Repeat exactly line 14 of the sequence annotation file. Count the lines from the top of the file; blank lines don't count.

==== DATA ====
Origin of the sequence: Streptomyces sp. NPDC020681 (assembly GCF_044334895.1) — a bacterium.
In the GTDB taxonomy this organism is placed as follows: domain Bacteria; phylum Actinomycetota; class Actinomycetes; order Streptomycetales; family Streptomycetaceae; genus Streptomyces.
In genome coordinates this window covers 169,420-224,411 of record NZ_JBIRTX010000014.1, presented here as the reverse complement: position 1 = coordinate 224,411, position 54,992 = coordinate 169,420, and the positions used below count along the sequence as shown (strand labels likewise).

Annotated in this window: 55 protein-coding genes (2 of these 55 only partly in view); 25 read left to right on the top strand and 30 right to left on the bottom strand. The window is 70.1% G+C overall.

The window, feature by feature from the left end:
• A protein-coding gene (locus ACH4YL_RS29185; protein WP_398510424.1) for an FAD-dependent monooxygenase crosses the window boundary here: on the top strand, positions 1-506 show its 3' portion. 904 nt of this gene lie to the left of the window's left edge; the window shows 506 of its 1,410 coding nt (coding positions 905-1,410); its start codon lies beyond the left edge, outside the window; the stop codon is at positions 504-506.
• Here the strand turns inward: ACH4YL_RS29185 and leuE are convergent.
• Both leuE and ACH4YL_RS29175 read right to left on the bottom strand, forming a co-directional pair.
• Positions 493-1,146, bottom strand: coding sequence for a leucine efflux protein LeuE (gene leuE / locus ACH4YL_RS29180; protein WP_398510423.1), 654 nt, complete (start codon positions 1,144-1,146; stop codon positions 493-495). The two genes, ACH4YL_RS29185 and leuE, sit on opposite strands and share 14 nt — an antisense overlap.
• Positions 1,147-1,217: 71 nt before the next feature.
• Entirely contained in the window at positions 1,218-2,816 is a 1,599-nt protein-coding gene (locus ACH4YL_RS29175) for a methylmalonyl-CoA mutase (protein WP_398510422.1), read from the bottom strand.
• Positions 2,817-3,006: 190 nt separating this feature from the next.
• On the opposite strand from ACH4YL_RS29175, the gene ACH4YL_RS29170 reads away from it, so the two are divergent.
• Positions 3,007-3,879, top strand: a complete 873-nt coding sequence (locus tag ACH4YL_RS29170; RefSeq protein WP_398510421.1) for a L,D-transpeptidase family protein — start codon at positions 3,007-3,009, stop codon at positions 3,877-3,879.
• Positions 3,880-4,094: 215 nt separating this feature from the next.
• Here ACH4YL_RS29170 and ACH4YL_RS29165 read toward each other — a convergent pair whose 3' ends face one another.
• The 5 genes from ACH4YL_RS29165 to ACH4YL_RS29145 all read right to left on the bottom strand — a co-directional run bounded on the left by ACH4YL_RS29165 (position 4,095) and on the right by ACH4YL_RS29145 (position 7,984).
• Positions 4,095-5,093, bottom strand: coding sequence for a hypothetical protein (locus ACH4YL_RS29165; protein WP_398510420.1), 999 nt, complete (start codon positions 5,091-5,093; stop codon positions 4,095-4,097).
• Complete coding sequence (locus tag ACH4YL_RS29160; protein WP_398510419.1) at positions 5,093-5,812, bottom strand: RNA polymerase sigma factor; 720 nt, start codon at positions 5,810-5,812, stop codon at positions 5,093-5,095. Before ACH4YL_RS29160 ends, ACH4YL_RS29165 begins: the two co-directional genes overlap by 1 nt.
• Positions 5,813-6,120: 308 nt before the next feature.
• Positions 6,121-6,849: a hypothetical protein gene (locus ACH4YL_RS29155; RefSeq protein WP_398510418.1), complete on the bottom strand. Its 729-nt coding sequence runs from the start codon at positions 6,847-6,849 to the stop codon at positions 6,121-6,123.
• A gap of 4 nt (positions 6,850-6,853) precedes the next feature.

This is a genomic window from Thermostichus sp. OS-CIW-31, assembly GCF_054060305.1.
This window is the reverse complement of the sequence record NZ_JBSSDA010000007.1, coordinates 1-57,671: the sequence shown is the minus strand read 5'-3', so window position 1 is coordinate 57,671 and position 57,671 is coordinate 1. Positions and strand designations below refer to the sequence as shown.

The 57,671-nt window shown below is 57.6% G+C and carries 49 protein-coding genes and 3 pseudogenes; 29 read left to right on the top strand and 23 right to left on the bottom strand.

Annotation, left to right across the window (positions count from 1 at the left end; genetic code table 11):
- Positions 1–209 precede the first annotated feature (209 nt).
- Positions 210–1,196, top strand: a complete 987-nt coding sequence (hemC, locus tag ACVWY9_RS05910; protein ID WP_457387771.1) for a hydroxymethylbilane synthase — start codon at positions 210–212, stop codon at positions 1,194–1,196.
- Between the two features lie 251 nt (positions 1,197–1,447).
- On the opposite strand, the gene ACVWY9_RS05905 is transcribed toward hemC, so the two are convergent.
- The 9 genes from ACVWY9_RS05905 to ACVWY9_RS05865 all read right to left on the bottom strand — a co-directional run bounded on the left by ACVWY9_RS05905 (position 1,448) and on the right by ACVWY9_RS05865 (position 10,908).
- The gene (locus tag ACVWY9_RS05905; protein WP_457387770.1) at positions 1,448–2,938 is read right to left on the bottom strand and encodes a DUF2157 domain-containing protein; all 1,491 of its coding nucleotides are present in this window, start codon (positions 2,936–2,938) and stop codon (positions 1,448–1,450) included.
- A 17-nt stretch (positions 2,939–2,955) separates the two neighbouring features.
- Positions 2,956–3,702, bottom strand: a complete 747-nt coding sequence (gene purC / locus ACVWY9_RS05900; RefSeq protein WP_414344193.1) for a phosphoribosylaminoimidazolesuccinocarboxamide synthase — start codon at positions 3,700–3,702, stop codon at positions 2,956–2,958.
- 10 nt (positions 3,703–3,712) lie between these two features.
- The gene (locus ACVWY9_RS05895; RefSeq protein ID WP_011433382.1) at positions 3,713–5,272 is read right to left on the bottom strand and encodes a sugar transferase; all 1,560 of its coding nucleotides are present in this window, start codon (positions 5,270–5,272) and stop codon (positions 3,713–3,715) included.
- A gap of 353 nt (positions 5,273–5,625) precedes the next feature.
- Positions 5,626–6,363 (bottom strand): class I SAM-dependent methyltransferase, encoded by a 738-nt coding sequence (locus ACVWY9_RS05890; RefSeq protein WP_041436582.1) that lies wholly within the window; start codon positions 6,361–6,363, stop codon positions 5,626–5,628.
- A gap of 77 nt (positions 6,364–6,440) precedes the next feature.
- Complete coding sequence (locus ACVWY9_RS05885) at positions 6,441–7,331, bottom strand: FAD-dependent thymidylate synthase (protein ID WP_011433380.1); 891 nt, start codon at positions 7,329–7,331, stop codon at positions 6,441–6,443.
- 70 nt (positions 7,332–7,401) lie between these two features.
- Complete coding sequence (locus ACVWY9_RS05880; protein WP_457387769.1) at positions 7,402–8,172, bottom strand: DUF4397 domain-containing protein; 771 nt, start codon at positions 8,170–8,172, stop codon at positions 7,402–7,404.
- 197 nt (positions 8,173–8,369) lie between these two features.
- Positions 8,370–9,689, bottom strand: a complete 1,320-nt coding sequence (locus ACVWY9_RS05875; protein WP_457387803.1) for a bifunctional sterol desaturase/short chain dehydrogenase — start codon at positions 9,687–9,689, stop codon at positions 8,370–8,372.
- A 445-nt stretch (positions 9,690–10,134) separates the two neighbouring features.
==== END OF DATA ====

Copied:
• Positions 3,007-3,879, top strand: a complete 873-nt coding sequence (locus tag ACH4YL_RS29170; RefSeq protein WP_398510421.1) for a L,D-transpeptidase family protein — start codon at positions 3,007-3,009, stop codon at positions 3,877-3,879.